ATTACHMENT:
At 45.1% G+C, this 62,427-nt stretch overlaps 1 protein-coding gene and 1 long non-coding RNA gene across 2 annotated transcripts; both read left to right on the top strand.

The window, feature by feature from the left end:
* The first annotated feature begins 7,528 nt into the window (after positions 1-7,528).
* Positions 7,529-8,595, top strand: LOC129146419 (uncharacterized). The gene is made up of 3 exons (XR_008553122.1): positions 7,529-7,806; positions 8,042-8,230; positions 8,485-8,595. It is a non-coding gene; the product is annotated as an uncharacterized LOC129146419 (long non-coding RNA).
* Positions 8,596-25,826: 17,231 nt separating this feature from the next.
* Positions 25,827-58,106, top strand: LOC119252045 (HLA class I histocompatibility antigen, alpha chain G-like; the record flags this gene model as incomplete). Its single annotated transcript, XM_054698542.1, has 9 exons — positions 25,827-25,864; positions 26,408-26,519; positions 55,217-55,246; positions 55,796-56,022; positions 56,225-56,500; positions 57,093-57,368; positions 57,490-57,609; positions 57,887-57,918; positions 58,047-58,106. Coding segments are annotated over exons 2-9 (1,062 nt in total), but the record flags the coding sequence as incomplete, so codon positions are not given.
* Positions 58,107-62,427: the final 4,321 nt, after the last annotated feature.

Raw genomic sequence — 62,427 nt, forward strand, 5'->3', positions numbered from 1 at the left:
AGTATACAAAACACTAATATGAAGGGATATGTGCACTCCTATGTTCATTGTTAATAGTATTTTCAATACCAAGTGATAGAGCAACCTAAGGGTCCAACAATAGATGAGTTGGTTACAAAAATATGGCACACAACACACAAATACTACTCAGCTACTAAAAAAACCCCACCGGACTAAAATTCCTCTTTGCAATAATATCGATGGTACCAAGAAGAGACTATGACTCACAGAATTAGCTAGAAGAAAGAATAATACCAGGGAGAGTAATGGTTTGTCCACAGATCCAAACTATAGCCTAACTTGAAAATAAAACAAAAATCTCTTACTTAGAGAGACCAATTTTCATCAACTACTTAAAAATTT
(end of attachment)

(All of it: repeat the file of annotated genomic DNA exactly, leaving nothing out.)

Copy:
At 45.1% G+C, this 62,427-nt stretch overlaps 1 protein-coding gene and 1 long non-coding RNA gene across 2 annotated transcripts; both read left to right on the top strand.

The window, feature by feature from the left end:
* The first annotated feature begins 7,528 nt into the window (after positions 1-7,528).
* Positions 7,529-8,595, top strand: LOC129146419 (uncharacterized). The gene is made up of 3 exons (XR_008553122.1): positions 7,529-7,806; positions 8,042-8,230; positions 8,485-8,595. It is a non-coding gene; the product is annotated as an uncharacterized LOC129146419 (long non-coding RNA).
* Positions 8,596-25,826: 17,231 nt separating this feature from the next.
* Positions 25,827-58,106, top strand: LOC119252045 (HLA class I histocompatibility antigen, alpha chain G-like; the record flags this gene model as incomplete). Its single annotated transcript, XM_054698542.1, has 9 exons — positions 25,827-25,864; positions 26,408-26,519; positions 55,217-55,246; positions 55,796-56,022; positions 56,225-56,500; positions 57,093-57,368; positions 57,490-57,609; positions 57,887-57,918; positions 58,047-58,106. Coding segments are annotated over exons 2-9 (1,062 nt in total), but the record flags the coding sequence as incomplete, so codon positions are not given.
* Positions 58,107-62,427: the final 4,321 nt, after the last annotated feature.

Raw genomic sequence — 62,427 nt, forward strand, 5'->3', positions numbered from 1 at the left:
AGTATACAAAACACTAATATGAAGGGATATGTGCACTCCTATGTTCATTGTTAATAGTATTTTCAATACCAAGTGATAGAGCAACCTAAGGGTCCAACAATAGATGAGTTGGTTACAAAAATATGGCACACAACACACAAATACTACTCAGCTACTAAAAAAACCCCACCGGACTAAAATTCCTCTTTGCAATAATATCGATGGTACCAAGAAGAGACTATGACTCACAGAATTAGCTAGAAGAAAGAATAATACCAGGGAGAGTAATGGTTTGTCCACAGATCCAAACTATAGCCTAACTTGAAAATAAAACAAAAATCTCTTACTTAGAGAGACCAATTTTCATCAACTACTTAAAAATTT